In this post I complete all the functions of a PID controller by adding the D to the PI controller in the previous post. If you have not followed all of the posts related to modeling the car and the cruise control, you will be lost at this point and you need to go back to “Understanding why cars reach a maximum speed” and read the posts up to this one. Tonight I introduce the inverse function to the integral, the derivative. But first I need to talk about the spread sheet associated with this post. It is a little more complex.

Tonight’s spread sheet is again modified from the previous ones. Not only did I add the derivative columns, columns K and L, but I also added a lot more flexibility so you can play with the model. The color code is green items have to do with the car model, the yellow items are the controller gains, and the cyan items have to do with an upset we can do once the car has reached steady-state speed. This is the real reason we have cruise control in our cars. The cruise prevents us from loosing speed going up hills and gaining speed going down hills. These upsets take affect after 100 seconds in the model. As before the spread sheet PIDv4A can be downloaded, and this one is complicated enough that I also have a set of Instructions in pdf format that can be also be downloaded.

The integral function looked backwards looking at how long and how much error there was up to the sampling point and by doing that it acted as a memory. I jokingly last time referred to it as the memory in our big toe. The derivative function looks at how fast things are changing. Because of that it is a quick function. I thought about calling this post: “The Derivative – a boot in the butt”, because that is what the derivative in a controller does. It basically gooses the car quickly when extra power is required. However, it is not really forward looking because it still needs a change in feedback. The derivative function is not often used in controllers. All of the motor drives I tuned only had PI controllers and we will see why as we look at the graphs.

The first graph is a controller with no derivative gain. It is tuned a little “hot” and has a little overshoot.

The next graph shows the upset we are applying to the car once it reaches steady-state. The car is requiring 10 units of force to climb the hill for 20 seconds, it then travels for 20 seconds along the flat top of the hill and then goes down the hill for 20 seconds getting 10 units of force help by gravity.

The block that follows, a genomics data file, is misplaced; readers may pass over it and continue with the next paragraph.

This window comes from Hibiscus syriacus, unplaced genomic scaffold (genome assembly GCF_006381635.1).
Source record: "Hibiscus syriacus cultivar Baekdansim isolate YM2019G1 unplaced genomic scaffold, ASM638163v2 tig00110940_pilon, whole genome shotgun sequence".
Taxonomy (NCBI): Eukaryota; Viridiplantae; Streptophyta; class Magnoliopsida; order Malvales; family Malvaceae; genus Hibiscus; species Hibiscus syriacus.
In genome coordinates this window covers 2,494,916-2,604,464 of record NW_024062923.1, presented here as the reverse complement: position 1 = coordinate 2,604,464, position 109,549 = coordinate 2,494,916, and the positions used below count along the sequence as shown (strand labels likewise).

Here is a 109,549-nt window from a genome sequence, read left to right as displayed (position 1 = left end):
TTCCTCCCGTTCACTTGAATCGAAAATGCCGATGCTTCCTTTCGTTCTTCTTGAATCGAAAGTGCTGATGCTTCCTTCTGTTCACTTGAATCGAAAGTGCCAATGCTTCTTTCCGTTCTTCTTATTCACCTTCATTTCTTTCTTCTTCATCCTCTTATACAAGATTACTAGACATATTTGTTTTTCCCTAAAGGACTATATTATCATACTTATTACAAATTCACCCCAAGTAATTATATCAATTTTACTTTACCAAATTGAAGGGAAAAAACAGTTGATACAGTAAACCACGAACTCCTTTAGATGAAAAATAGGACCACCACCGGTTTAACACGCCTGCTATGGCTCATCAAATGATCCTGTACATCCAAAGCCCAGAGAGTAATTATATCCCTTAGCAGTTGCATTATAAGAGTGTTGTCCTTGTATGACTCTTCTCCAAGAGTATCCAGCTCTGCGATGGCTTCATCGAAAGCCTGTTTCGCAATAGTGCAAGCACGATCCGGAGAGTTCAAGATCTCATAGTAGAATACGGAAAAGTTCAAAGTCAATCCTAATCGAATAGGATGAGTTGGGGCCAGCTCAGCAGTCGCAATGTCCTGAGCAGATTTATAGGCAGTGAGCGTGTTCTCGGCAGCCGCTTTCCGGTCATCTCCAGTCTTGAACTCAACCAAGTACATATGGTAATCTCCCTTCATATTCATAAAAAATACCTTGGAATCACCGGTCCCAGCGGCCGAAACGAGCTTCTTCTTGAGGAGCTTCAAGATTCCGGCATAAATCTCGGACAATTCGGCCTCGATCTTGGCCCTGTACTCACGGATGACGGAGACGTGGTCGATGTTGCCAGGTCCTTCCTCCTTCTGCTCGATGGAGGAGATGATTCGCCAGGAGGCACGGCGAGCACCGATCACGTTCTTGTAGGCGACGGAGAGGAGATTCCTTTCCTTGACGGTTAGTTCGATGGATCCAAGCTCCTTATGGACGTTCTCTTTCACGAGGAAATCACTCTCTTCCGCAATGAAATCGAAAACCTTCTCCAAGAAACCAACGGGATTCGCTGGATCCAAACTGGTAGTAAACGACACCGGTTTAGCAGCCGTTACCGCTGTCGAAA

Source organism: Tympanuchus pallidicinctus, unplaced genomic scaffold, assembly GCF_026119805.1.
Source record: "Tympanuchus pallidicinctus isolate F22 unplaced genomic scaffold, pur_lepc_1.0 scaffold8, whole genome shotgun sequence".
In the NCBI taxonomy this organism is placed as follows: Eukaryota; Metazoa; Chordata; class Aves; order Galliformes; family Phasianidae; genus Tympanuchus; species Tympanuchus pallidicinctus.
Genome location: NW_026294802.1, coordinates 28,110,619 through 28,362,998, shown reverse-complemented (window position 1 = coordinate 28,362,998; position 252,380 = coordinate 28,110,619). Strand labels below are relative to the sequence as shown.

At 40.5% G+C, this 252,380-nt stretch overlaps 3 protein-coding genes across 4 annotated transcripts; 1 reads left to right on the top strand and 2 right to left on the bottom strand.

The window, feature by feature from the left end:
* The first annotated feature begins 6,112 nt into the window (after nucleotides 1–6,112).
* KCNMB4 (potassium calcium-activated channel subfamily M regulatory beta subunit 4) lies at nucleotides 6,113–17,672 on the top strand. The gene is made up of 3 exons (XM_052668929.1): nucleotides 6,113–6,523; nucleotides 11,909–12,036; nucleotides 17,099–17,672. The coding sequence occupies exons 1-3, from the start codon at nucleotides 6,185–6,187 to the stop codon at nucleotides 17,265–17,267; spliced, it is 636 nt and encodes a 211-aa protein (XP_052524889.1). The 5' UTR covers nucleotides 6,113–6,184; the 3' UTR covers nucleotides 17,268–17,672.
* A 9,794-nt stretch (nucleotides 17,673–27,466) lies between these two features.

The next graph shows the same controller and car combination as before, receiving this upset This is the graph we will be look at for the rest of this post. This graph shows the effect of each of the three parts of the PID controller as well as the total change in the output.

Now that we have a base-line we can see what happens as we increase the derivative gain.

The next plot is with the same values for P and I gain but the D gain has been increased to 5. The most noticeable thing is the fast rise and fall of the total output. However, because the derivative happens so fast, the change in the error is negligible.

A derivative gain of 10 causes very noticeable ringing in the output value. We are getting very close to oscillation. A derivative gain of 15 did not go into oscillation but the ringing was more severe. Notice there is a little change in the error, but not very much.

The final plot shows a derivative gain of 20. All hell has broken loose. I would not want to be driving that car because the engine would be making some really strange sounds and the gas pedal would be acting like a fan. Note that this was oscillating before we even got to the upset. This shows one of the dangers of using derivative control. The other problem is it often amplifies noise in the feedback because it is sensitive to changes. As I said, it is very seldom used in industrial controls.

A couple of things should you decide to download the spread sheet and play with the controller. One time when I increased the D gain to 20 and caused the oscillations I locked up my computer. It is not really a problem with the spread sheet except the spread sheet is fairly large and is calculation intensive. My computer seems to be having a problem with the graphics card and that is something I am not looking forward to tackling so I am kind of getting used to lock-ups, but I wanted to make you aware that if you have a weaker computer you may have some problems, especially if you throw the loop into oscillations.

I have several people that have e-mailed me that are constructing some computer controlled machinery. More than likely they will be running into a PI or a PID control loop. The implementation of the loop may or may not be exactly like this. Often the P gain is exactly the same as this but the I gain is often P gain divided by something called reset time and the reset time is adjustable. As always, read the manual.

This completes the controller. Future posts will show how these functions are implemented using Op-amps and then there will be a short and easy math one that shows some other uses for these Calculus functions and some typical types of curves. Do not worry this will not be math intensive, it is designed to get the concepts and the use for the math. I will leave it for others if you want to learn the whole math thing. Mostly it is all done with computers and microprocessors any more.

For now, think of the integral being concerned with how long and how much. The derivative is concerned with how fast. (How is that for good-ole-boy math?)

If you have any questions or concerns or suggestions, please e-mail me, I really would like to hear from you.

Gary

“Piddling with the PID Controller” by Create-and-Make.com is licensed under a Creative Commons Attribution-ShareAlike 3.0 Unported License.

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